The crisis in Syria has reached a new level today. US Defense Secretary Chuck Hagel announced today that the Syrian regime may have used chemical weapons against rebel forces “on a small scale”. While intelligence services are not a hundred percent sure, the fact that they came out with the statement seems to confirm what many observers had feared. The British Foreign Office made similar allegations, stating that it has “limited but persuasive information from various sources” that chemical weapons such as sarin gas have been used. This is a war crime.
People such as Senator McCain, who has long been a proponent of US-military intervention and assistance to the rebels, stated today that Syria crossed a “red line.” But Washington is more careful, even though President Obama has stated before that the use of chemical weapons would be “a game changer.” The wounds of the Iraq war and the “yet to be found” (aka non-existent) Weapons of Mass Destruction are still open. As NSC Spokesperson Caitlin Hayden explained, they learned from their experience.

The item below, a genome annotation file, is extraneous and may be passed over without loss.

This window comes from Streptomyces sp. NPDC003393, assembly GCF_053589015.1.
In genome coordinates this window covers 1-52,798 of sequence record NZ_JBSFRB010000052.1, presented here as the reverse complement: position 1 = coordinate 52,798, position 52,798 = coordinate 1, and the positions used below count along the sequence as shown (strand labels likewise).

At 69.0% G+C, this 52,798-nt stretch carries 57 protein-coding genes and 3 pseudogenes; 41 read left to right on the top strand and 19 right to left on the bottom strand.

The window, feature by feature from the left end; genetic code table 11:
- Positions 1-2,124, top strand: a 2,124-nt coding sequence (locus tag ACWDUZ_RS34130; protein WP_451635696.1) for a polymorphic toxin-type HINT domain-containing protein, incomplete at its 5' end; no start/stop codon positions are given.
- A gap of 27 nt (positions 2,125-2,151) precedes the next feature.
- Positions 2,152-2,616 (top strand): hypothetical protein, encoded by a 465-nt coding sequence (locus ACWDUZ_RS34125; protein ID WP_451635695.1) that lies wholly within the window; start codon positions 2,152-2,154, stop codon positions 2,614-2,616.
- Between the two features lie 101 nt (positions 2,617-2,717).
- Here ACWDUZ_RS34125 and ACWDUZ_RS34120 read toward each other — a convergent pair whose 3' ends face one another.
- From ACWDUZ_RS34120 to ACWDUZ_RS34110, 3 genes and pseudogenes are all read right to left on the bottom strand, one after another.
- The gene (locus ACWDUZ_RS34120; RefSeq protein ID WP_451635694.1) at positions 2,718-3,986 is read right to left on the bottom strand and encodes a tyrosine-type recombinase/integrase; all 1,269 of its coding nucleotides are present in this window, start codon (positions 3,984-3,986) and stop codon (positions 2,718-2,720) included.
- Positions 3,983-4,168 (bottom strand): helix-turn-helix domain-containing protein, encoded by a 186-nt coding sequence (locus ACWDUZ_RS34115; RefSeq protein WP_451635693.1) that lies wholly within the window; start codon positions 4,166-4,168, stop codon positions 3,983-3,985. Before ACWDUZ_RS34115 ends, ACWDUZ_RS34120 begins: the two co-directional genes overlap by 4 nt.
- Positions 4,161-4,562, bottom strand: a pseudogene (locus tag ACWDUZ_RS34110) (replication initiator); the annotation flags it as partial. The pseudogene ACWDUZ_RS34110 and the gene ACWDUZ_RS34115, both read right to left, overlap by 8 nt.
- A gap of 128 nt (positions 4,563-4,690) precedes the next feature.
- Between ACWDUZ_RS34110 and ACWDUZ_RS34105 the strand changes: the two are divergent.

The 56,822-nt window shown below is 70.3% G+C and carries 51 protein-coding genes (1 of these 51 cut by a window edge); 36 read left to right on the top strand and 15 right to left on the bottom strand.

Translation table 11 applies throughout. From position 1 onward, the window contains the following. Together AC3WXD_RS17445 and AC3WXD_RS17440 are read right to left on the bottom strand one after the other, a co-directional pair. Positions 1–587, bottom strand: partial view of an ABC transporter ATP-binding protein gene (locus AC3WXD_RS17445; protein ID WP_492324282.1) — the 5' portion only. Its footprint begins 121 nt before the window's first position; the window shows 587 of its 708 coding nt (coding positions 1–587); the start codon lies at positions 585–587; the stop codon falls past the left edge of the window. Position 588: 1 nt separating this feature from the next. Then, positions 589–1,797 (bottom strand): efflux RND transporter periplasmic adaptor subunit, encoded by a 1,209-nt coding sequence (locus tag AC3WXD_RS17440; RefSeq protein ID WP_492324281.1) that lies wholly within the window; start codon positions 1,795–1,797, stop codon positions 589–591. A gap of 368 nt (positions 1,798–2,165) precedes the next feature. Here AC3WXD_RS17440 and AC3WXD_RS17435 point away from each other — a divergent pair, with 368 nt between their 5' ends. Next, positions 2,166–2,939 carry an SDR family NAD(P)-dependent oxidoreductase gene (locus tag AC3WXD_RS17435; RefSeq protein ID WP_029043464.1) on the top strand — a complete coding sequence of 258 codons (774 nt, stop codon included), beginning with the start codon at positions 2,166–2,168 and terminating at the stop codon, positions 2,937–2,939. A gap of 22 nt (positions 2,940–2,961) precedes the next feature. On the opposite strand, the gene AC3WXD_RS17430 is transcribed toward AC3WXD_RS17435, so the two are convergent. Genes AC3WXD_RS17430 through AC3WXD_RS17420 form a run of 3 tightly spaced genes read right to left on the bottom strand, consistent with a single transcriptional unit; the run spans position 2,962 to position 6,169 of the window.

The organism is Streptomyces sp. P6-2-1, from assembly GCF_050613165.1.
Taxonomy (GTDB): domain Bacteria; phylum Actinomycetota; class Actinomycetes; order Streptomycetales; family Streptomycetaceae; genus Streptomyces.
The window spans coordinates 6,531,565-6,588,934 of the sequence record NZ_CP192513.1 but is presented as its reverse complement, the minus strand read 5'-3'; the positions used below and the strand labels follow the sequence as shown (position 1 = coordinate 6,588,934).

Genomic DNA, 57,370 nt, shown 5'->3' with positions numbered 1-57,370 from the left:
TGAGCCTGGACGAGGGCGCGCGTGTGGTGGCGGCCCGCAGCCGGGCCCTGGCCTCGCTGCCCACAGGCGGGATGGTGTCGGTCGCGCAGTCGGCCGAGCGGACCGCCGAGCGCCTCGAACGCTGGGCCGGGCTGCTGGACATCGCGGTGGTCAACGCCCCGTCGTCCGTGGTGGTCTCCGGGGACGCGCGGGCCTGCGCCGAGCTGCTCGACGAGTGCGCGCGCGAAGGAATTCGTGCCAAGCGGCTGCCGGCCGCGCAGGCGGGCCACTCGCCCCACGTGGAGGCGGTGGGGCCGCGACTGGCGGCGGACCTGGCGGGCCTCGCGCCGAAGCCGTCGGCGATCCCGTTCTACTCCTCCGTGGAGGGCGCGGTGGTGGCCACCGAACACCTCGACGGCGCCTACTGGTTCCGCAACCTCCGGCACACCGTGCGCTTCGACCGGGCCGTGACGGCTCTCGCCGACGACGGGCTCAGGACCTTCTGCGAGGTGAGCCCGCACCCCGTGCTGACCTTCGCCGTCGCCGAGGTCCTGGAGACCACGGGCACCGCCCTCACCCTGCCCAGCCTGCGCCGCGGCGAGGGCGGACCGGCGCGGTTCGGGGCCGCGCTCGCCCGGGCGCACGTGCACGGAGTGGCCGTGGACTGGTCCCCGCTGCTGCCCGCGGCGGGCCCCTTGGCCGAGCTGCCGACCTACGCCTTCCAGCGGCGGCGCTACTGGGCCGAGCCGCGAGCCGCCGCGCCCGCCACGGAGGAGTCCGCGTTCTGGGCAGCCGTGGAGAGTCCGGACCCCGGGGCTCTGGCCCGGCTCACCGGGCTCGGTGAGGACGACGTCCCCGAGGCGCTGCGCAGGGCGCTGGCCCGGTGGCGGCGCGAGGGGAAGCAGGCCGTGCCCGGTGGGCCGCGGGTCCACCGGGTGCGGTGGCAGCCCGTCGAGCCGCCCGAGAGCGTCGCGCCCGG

Could this be a turning point? It is difficult to say. But the tone has clearly changed quite dramatically in Washington. On Tuesday still, the White House had announced that the government could not arrive to the conclusion that such weapons had been used. President Obama now seems to take the information very seriously. Countries such as France and Britain may now be in a better position to convince their partners to act. However, there is still a need to be carefully. France and Britain have been calling for a lifting of the arms embargo in order to arm the rebels. The US government has refused to do so until now, underlining the some of the rebels’ links with Al Qaida. It is obvious that the embargo does not affect Al Assad. He gets his weapons from somebody else. But it is also important to understand out who the rebels are: we have waited for so long to act that the situation has gotten extremely complex. Nonetheless, we also have a responsibility to act, whatever this action is. If we fail to do so, if the US government fails to stay true to its warnings even though the “red line” may have been crossed, Assad will only use the absence of reaction to make more use of chemical weapons.